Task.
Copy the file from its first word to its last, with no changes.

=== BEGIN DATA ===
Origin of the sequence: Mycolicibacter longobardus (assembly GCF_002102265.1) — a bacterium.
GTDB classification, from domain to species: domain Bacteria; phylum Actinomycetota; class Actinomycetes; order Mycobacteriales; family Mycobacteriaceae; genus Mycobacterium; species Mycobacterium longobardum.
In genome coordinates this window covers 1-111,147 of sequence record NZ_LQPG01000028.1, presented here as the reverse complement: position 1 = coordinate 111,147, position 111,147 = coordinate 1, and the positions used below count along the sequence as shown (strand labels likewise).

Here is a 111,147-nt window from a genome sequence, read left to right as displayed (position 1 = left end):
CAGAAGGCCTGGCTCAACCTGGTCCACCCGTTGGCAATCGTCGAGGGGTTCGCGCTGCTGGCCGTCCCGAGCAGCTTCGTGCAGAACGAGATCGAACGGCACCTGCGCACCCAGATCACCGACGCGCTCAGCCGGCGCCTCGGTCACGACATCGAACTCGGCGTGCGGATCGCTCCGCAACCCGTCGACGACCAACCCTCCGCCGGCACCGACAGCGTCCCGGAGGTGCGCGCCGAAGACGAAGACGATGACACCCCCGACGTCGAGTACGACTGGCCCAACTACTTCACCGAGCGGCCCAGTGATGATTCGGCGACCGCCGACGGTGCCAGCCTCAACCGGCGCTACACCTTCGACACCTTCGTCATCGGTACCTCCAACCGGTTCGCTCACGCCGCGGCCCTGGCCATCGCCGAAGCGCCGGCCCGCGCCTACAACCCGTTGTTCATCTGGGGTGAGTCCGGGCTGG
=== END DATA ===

Origin of the sequence: Mycolicibacter longobardus (assembly GCF_002102265.1) — a bacterium.
GTDB classification, from domain to species: domain Bacteria; phylum Actinomycetota; class Actinomycetes; order Mycobacteriales; family Mycobacteriaceae; genus Mycobacterium; species Mycobacterium longobardum.
In genome coordinates this window covers 1-111,147 of sequence record NZ_LQPG01000028.1, presented here as the reverse complement: position 1 = coordinate 111,147, position 111,147 = coordinate 1, and the positions used below count along the sequence as shown (strand labels likewise).

Here is a 111,147-nt window from a genome sequence, read left to right as displayed (position 1 = left end):
CAGAAGGCCTGGCTCAACCTGGTCCACCCGTTGGCAATCGTCGAGGGGTTCGCGCTGCTGGCCGTCCCGAGCAGCTTCGTGCAGAACGAGATCGAACGGCACCTGCGCACCCAGATCACCGACGCGCTCAGCCGGCGCCTCGGTCACGACATCGAACTCGGCGTGCGGATCGCTCCGCAACCCGTCGACGACCAACCCTCCGCCGGCACCGACAGCGTCCCGGAGGTGCGCGCCGAAGACGAAGACGATGACACCCCCGACGTCGAGTACGACTGGCCCAACTACTTCACCGAGCGGCCCAGTGATGATTCGGCGACCGCCGACGGTGCCAGCCTCAACCGGCGCTACACCTTCGACACCTTCGTCATCGGTACCTCCAACCGGTTCGCTCACGCCGCGGCCCTGGCCATCGCCGAAGCGCCGGCCCGCGCCTACAACCCGTTGTTCATCTGGGGTGAGTCCGGGCTGG